Sensemaker readers will have learned yesterday about the Oscar win for Nomadland. The winner, Chloé Zhao, is Beijing-born – and the first woman of colour to take home the best director Oscar. But congratulations to her have been cut out of Chinese coverage and censored on Chinese social media. Why? Because a decade ago, she described China as a place where “there are lies everywhere”. She has fallen foul of the increasingly authoritarian Chinese government. One curiosity: Chinese media regard her as the second winner from China. Ang Lee, who has two Oscars, is Taiwanese.


The 100-year life health, education, living, public poliCY

Trump’s legal problems
The former president is facing three imminent legal threats, the FT (£) reports: from attempts to corrupt the voting process in Georgia, from the aftermath of the 6 January insurrection and from a wide-ranging fraud investigation in New York. A big question, the paper proposes, is whether Allen Weisselberg, the Trumps’ long-standing fixer, will be a weakness. Not least since Weisselberg’s son works for the Trumps, and said son’s divorce proceedings appear to be revealing a lot of sharp practise in the Trump Organisation, including, allegedly, payment in perks rather than cash to avoid taxes.


Our planet environment, natural resources, geopolitics

Iran’s hostage
Nazanin Zaghari-Ratcliffe has been sentenced to a further year in prison and an additional year of being forced to stay in Iran. According to her lawyer, the British-Iranian woman was accused in Sunday’s hearing of participating in a demonstration outside the Iranian embassy in London 12 years ago and giving an interview to the BBC Persian service. She has already served five years – and the British government has declined to press the issue of her torture and mental condition for fear of offending the Iranians.


Wealth investment, fairness, prosperity

Serious incompetence
A double whammy for London, the capital of respectable crime. First, a trial in Calabria where 900 witnesses will plead against 350 defendants accused of membership of the ’Ndrangheta. And where do you think these killers launder their money? Second, the UK’s Serious Fraud Office has botched yet another case: this time out, they made mistakes in the disclosure process in a case about the profitability of electronic prisoner tagging. At least one of the defendants was arguing that the company that employed him, Serco, was defrauding the government – but that it was a policy devised higher up. The company has paid a fine and acknowledged its errors but no individuals will be held accountable. The UK is a place where prison is for the little people.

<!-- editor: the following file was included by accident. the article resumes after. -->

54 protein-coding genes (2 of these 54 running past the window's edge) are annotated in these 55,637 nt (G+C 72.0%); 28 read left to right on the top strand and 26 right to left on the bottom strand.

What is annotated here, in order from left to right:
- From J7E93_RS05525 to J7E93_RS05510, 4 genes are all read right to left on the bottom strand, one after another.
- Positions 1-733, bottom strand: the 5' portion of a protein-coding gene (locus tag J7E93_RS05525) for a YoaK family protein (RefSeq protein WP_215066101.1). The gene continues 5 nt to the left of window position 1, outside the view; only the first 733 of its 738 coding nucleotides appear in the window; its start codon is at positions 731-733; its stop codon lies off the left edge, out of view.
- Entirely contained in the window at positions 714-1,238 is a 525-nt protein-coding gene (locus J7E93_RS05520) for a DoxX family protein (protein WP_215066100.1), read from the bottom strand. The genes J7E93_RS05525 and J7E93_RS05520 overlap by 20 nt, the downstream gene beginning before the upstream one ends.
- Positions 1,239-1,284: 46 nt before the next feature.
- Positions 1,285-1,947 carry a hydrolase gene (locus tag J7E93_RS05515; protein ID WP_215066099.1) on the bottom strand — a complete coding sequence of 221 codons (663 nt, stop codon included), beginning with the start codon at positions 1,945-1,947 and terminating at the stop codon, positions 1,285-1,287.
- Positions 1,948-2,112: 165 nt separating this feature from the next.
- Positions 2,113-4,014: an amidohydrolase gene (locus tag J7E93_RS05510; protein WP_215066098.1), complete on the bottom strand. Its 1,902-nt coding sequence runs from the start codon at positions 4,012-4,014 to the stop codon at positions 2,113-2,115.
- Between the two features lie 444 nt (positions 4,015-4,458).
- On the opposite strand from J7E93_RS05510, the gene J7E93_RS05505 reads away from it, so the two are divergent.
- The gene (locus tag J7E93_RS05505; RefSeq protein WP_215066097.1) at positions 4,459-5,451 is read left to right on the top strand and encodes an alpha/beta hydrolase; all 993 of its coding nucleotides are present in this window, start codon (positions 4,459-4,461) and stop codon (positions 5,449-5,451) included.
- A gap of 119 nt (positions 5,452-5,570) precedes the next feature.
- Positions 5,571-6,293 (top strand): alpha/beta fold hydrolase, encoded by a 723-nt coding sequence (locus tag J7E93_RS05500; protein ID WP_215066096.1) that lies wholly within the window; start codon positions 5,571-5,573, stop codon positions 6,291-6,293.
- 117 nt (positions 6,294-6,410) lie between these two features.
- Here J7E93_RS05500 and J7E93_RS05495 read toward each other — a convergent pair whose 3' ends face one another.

Belonging identity, society, beliefs, countries

The shakeout starts?
The debacle of the football Super League appears to have shaken loose one attempt, at least, to buy one of the clubs in question. Daniel Ek, the founder of Spotify, is an Arsenal fan. He is putting together a bid for Arsenal, backed by icons from the club’s past – Thierry Henry, Patrick Vieira and Dennis Bergkamp. It may not come to anything. The current owner, Stan Kroenke, has overseen a marked decline into mediocrity for the club. But it is striking to see fans respond so warmly to the news of Ek’s recruitment of these old legends, because it shows an understanding of the ethos of the club. Football clubs are weird organisations. 

Stay safe, wash your hands, open windows when you can.

Chris Cook
@xtophercook

Photographs by Getty Images